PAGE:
In some cases, OCT is useful as a prognostic tool. For example, reflectivity from inner retinal layers can serve as an objective criterion for predicting visual outcomes following intravitreal injection of triamcinolone acetonide (IVTA). A thick hyper-reflective inner layer often indicates a better prognosis. A thin, hyporeflective inner layer often indicates a poorer prognosis, which should be discussed with the patient. I have also used OCT to map and plan focal and confluent laser photocoagulation around the macula, which is simple and quite effective.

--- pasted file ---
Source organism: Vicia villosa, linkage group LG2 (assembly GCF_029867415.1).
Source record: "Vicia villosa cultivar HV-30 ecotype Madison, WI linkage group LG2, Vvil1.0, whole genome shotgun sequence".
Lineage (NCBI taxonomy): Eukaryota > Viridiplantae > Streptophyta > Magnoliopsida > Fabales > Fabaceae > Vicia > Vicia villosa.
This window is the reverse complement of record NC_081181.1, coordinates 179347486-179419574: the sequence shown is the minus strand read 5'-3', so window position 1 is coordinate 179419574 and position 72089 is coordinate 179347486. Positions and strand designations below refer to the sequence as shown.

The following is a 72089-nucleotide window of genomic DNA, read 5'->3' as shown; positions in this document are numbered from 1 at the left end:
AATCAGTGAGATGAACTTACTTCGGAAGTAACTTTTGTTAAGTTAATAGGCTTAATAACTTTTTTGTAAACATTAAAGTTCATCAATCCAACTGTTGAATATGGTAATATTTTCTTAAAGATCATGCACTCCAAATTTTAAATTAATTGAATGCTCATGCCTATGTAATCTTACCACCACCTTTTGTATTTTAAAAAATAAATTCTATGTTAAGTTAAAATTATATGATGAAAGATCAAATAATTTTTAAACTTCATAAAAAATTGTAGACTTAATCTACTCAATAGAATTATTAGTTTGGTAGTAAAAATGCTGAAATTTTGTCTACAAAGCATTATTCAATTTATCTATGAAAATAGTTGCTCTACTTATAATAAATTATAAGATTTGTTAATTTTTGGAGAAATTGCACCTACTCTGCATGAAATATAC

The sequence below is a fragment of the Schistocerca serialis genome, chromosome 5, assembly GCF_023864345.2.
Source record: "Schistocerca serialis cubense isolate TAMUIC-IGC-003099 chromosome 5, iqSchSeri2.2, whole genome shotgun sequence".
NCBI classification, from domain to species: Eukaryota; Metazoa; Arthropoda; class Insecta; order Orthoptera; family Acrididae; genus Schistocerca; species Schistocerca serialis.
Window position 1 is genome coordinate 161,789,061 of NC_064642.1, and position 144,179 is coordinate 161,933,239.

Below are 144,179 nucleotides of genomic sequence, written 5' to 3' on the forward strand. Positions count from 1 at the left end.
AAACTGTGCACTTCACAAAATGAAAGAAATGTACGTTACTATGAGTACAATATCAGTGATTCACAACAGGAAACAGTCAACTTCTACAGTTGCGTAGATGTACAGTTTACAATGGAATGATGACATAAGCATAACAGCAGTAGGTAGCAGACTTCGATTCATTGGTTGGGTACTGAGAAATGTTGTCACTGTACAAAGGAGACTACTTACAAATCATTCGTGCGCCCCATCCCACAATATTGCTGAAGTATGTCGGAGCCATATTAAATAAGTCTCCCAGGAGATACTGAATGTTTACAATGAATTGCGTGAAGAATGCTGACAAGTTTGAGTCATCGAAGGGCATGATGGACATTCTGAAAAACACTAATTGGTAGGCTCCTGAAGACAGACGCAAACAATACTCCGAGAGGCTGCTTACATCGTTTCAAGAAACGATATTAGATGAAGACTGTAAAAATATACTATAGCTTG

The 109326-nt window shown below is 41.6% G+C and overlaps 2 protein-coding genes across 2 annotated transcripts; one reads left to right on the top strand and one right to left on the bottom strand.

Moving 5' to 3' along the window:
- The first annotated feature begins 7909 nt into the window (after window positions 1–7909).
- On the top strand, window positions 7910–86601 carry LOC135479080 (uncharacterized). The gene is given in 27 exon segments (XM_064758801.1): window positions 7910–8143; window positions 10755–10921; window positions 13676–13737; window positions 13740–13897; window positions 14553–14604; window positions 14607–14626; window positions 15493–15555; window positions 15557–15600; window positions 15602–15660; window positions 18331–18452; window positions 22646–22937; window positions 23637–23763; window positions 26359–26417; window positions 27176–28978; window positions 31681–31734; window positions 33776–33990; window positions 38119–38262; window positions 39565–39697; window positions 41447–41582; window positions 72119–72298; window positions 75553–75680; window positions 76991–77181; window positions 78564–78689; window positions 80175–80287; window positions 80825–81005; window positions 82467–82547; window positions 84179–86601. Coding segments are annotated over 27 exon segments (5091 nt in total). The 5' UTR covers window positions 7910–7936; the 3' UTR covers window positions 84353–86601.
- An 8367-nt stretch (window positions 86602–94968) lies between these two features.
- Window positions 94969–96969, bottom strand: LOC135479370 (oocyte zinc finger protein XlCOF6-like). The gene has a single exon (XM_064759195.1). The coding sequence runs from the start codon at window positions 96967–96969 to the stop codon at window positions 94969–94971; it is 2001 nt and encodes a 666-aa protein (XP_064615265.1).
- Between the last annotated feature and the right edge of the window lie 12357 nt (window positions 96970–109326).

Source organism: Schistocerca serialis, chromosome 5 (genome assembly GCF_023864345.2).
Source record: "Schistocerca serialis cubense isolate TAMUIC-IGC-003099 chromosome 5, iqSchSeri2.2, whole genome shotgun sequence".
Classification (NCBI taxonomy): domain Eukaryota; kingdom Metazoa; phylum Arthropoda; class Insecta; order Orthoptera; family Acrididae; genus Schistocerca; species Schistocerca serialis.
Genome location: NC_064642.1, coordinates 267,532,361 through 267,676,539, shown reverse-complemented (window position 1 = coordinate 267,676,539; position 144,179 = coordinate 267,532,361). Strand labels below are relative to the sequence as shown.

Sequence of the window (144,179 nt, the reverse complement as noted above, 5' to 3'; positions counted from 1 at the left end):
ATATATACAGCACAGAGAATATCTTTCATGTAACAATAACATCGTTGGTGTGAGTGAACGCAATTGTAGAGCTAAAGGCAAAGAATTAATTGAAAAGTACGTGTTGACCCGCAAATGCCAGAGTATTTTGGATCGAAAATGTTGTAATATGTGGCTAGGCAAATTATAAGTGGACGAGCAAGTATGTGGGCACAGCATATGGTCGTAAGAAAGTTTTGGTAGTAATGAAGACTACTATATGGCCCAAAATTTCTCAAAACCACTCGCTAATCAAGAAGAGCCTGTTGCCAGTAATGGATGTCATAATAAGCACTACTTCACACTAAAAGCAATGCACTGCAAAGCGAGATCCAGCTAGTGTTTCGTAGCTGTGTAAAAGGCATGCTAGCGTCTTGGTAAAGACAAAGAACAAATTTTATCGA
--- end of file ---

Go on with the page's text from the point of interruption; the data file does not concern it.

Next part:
Figure 1. The images on the left show the patient's OCT pretreatment, with visual acuity 6/60. The images on the right show the patient 1 month after treatment with intravitreal triamcinolone. Visual acuity has improved to 6/12.


In addition to OCT, laser photocoagulation is a staple in my practice. I believe it continues to be fundamental to the effective management of diabetic retinopathy. We have solid evidence of its benefits from several well-designed randomized controlled trials. It has been proven to prevent vision loss in proliferative diabetic retinopathy (PDR) and in clinically significant macular edema (CSME). It has been proven to increase the chances of vision improvement in CSME. Perhaps its chief benefit, even in the age of anti-VEGF therapy, is the long-term stability and durability of action.